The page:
Replacing a panel. Splits, breaks, dents or other damage may occur in a panelled door. A broken or badly split panel is best replaced.
Panels are usually set in rebates or grooves and often finished with moulding at the edges and at muntins. Prise away the moulding where this exists by sliding a chisel beneath it. If the moulding will be difficult to replace, remove the pieces very carefully for re-use.
Unless the door is dismantled, the new panel cannot be slid back into the rebates. These should be filled with narrow strips of timber glued into place. A piece of panelling corresponding in thick ness to that to be removed must be cut to fit exactly.
To remove the old panelling:
1. Cut it away with a keyhole or similar sharp saw, so that the pieces can be eased out.
2. Glue and fix a set of mouldings, mitreing the corners, on one side of the door.
3. Glue your replacement panel in place.
4. Fix mouldings to surround the new panel on the other side of the door. Patching. Where the outer edges of door stiles or rails are dented or splintered, the area should be cut out with a sharp blade and patched with a wedge-shaped piece of wood, glued and pinned into place. The wedge should be narrower on the inside part, so that it cannot be dislodged from the door once fitted.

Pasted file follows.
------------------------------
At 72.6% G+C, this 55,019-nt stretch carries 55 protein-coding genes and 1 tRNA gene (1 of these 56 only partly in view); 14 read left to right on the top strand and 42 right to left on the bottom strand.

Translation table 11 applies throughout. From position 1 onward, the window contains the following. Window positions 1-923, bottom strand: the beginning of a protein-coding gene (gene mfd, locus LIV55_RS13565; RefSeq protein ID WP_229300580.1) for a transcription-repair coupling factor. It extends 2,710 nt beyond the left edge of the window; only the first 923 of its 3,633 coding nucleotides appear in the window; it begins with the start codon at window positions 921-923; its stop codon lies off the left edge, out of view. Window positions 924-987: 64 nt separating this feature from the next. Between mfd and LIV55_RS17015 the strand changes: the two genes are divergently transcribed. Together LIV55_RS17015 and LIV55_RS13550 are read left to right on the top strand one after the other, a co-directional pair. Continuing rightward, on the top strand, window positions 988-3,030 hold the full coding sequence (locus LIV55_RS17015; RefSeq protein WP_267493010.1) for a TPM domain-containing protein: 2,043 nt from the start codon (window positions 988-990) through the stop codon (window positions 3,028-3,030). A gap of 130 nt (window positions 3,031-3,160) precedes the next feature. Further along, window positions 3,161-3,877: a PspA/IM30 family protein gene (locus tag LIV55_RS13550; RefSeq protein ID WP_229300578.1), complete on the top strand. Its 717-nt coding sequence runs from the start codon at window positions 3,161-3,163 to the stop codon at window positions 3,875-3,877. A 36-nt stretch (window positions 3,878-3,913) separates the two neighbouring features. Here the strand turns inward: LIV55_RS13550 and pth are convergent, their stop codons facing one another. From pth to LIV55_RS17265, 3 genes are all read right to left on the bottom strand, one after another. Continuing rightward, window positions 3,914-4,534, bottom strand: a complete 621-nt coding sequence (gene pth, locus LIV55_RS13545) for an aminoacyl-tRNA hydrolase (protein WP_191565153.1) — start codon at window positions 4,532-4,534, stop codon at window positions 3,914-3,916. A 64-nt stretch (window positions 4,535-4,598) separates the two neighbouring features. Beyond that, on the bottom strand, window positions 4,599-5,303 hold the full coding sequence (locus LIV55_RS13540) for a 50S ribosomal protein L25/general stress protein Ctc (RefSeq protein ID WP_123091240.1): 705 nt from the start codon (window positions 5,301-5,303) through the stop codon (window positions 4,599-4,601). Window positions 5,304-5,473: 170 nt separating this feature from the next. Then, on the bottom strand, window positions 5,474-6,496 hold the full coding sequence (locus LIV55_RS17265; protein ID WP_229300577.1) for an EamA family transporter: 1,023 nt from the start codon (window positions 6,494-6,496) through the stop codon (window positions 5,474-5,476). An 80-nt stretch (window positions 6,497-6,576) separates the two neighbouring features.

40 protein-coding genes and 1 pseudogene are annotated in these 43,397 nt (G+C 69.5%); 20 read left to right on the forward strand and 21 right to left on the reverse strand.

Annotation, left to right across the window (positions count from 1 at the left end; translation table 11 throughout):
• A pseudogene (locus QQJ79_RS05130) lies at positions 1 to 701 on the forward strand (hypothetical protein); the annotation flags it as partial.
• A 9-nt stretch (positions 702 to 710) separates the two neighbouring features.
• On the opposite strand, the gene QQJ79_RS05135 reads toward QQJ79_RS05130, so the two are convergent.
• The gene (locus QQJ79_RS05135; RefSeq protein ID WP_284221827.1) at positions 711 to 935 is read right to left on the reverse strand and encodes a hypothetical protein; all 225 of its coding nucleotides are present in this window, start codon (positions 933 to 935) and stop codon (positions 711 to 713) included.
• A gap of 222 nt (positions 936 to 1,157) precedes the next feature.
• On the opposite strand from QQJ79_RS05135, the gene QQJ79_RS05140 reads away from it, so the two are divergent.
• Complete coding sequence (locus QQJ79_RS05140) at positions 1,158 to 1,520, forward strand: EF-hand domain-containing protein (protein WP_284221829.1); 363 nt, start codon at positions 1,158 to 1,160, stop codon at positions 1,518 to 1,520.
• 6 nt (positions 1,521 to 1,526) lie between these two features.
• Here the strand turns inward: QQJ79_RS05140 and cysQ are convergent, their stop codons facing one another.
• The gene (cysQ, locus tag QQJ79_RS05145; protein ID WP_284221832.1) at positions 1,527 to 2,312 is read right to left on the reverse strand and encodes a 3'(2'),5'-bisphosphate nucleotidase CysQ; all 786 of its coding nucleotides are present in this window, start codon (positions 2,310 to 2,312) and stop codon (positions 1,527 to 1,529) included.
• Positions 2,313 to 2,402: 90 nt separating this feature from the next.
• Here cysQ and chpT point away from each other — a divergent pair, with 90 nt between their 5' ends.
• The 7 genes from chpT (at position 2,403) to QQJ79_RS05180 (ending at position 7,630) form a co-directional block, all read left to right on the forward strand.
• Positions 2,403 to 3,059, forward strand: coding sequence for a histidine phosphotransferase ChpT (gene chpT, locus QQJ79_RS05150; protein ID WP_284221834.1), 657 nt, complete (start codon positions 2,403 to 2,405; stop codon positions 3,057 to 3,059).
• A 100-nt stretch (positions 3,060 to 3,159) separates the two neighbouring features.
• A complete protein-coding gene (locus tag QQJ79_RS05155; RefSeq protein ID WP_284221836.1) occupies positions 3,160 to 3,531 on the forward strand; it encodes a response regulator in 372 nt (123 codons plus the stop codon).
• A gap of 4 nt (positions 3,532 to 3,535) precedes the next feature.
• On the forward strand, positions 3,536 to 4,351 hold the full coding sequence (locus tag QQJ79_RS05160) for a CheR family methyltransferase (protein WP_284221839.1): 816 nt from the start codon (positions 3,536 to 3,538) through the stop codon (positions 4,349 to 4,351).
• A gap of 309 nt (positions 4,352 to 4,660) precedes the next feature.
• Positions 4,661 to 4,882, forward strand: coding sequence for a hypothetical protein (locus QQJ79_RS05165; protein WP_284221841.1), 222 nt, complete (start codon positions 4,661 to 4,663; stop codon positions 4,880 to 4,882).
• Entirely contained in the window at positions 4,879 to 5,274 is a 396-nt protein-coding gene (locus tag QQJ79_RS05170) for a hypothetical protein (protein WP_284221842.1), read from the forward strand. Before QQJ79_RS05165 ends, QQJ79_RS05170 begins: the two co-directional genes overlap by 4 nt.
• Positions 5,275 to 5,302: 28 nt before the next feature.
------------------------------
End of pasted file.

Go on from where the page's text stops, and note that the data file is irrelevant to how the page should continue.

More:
5. Cut the wedge slightly oversize on the outer face so that it can be planed smooth with the rest of the door. Make sure that pins are well punched down
Flush-panelling. A very badly damaged door that, nevertheless, is retrievable may be flush-panelled. This used to be a popular method of “modernising” doors.
To flush-panel a door:
1. Cut a sheet of hardboard to size.
2. Glue and pin this on to the door. Use copper hardboard pins for fixing; these have shaped heads which bury themselves in the board, so that you do not have to fill holes.
As the hardboard will make the door thicker, you may have to reposition the hinges and rehang the door. You will also have to reposition the door stops.
To disguise the edges of the new hardboard facing, you can pin a rebated moulding, called a cover head, around the panel edges.
1. Plane fin (6 mm) off the door edges all round.
2. Pin and glue strips of 6 mm timber to the door edges.
3. Fix hardboard on the face of the door so that the strips edge the hardboard.